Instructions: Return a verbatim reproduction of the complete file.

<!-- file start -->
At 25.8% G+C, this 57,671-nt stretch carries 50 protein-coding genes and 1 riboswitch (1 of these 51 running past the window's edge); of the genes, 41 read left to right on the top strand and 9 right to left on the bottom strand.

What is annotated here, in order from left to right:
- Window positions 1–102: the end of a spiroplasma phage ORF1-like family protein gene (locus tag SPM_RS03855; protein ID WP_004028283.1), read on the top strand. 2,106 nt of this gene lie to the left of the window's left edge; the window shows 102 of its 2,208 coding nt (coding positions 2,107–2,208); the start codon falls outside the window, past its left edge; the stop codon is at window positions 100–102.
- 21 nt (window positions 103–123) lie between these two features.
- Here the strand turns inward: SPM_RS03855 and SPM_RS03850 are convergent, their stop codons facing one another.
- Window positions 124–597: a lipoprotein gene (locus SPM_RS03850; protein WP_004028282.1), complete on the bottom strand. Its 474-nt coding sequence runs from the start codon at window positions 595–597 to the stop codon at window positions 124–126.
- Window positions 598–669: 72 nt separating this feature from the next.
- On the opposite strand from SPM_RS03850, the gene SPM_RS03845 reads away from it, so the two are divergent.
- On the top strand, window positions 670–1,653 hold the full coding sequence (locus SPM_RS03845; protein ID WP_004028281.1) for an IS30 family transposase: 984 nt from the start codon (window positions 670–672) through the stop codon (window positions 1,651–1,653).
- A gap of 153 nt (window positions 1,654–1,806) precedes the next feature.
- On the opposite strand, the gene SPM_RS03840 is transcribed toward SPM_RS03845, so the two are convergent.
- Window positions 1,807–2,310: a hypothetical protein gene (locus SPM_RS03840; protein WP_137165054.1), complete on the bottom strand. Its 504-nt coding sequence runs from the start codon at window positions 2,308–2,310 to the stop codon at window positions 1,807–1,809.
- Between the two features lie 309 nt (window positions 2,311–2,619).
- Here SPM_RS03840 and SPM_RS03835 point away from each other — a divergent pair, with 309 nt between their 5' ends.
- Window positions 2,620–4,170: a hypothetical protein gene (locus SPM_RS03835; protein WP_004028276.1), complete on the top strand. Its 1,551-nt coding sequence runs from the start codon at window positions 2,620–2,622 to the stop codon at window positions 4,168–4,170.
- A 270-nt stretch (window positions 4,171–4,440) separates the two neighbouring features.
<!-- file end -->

At 25.8% G+C, this 57,671-nt stretch carries 50 protein-coding genes and 1 riboswitch (1 of these 51 running past the window's edge); of the genes, 41 read left to right on the top strand and 9 right to left on the bottom strand.

What is annotated here, in order from left to right:
- Window positions 1–102: the end of a spiroplasma phage ORF1-like family protein gene (locus tag SPM_RS03855; protein ID WP_004028283.1), read on the top strand. 2,106 nt of this gene lie to the left of the window's left edge; the window shows 102 of its 2,208 coding nt (coding positions 2,107–2,208); the start codon falls outside the window, past its left edge; the stop codon is at window positions 100–102.
- 21 nt (window positions 103–123) lie between these two features.
- Here the strand turns inward: SPM_RS03855 and SPM_RS03850 are convergent, their stop codons facing one another.
- Window positions 124–597: a lipoprotein gene (locus SPM_RS03850; protein WP_004028282.1), complete on the bottom strand. Its 474-nt coding sequence runs from the start codon at window positions 595–597 to the stop codon at window positions 124–126.
- Window positions 598–669: 72 nt separating this feature from the next.
- On the opposite strand from SPM_RS03850, the gene SPM_RS03845 reads away from it, so the two are divergent.
- On the top strand, window positions 670–1,653 hold the full coding sequence (locus SPM_RS03845; protein ID WP_004028281.1) for an IS30 family transposase: 984 nt from the start codon (window positions 670–672) through the stop codon (window positions 1,651–1,653).
- A gap of 153 nt (window positions 1,654–1,806) precedes the next feature.
- On the opposite strand, the gene SPM_RS03840 is transcribed toward SPM_RS03845, so the two are convergent.
- Window positions 1,807–2,310: a hypothetical protein gene (locus SPM_RS03840; protein WP_137165054.1), complete on the bottom strand. Its 504-nt coding sequence runs from the start codon at window positions 2,308–2,310 to the stop codon at window positions 1,807–1,809.
- Between the two features lie 309 nt (window positions 2,311–2,619).
- Here SPM_RS03840 and SPM_RS03835 point away from each other — a divergent pair, with 309 nt between their 5' ends.
- Window positions 2,620–4,170: a hypothetical protein gene (locus SPM_RS03835; protein WP_004028276.1), complete on the top strand. Its 1,551-nt coding sequence runs from the start codon at window positions 2,620–2,622 to the stop codon at window positions 4,168–4,170.
- A 270-nt stretch (window positions 4,171–4,440) separates the two neighbouring features.